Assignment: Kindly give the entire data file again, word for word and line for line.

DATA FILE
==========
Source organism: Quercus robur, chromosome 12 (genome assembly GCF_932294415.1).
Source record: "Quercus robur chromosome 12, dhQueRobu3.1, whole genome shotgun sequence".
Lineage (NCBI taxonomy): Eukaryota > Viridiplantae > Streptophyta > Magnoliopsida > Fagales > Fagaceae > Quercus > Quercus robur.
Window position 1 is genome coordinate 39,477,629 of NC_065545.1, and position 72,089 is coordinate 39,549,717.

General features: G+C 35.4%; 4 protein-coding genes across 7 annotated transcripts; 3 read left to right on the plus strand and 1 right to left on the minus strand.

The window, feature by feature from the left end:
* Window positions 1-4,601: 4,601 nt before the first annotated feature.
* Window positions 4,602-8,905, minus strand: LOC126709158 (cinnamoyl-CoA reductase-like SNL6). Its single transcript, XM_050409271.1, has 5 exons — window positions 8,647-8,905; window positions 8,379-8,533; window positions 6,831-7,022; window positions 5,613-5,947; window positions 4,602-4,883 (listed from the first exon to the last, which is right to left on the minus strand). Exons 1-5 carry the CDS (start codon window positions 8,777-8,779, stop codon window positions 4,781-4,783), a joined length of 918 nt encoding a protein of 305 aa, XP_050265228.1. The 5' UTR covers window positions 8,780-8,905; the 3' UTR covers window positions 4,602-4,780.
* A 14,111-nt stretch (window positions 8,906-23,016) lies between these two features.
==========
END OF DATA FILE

Source organism: Quercus robur, chromosome 12 (genome assembly GCF_932294415.1).
Source record: "Quercus robur chromosome 12, dhQueRobu3.1, whole genome shotgun sequence".
Lineage (NCBI taxonomy): Eukaryota > Viridiplantae > Streptophyta > Magnoliopsida > Fagales > Fagaceae > Quercus > Quercus robur.
Window position 1 is genome coordinate 39,477,629 of NC_065545.1, and position 72,089 is coordinate 39,549,717.

General features: G+C 35.4%; 4 protein-coding genes across 7 annotated transcripts; 3 read left to right on the plus strand and 1 right to left on the minus strand.

The window, feature by feature from the left end:
* Window positions 1-4,601: 4,601 nt before the first annotated feature.
* Window positions 4,602-8,905, minus strand: LOC126709158 (cinnamoyl-CoA reductase-like SNL6). Its single transcript, XM_050409271.1, has 5 exons — window positions 8,647-8,905; window positions 8,379-8,533; window positions 6,831-7,022; window positions 5,613-5,947; window positions 4,602-4,883 (listed from the first exon to the last, which is right to left on the minus strand). Exons 1-5 carry the CDS (start codon window positions 8,777-8,779, stop codon window positions 4,781-4,783), a joined length of 918 nt encoding a protein of 305 aa, XP_050265228.1. The 5' UTR covers window positions 8,780-8,905; the 3' UTR covers window positions 4,602-4,780.
* A 14,111-nt stretch (window positions 8,906-23,016) lies between these two features.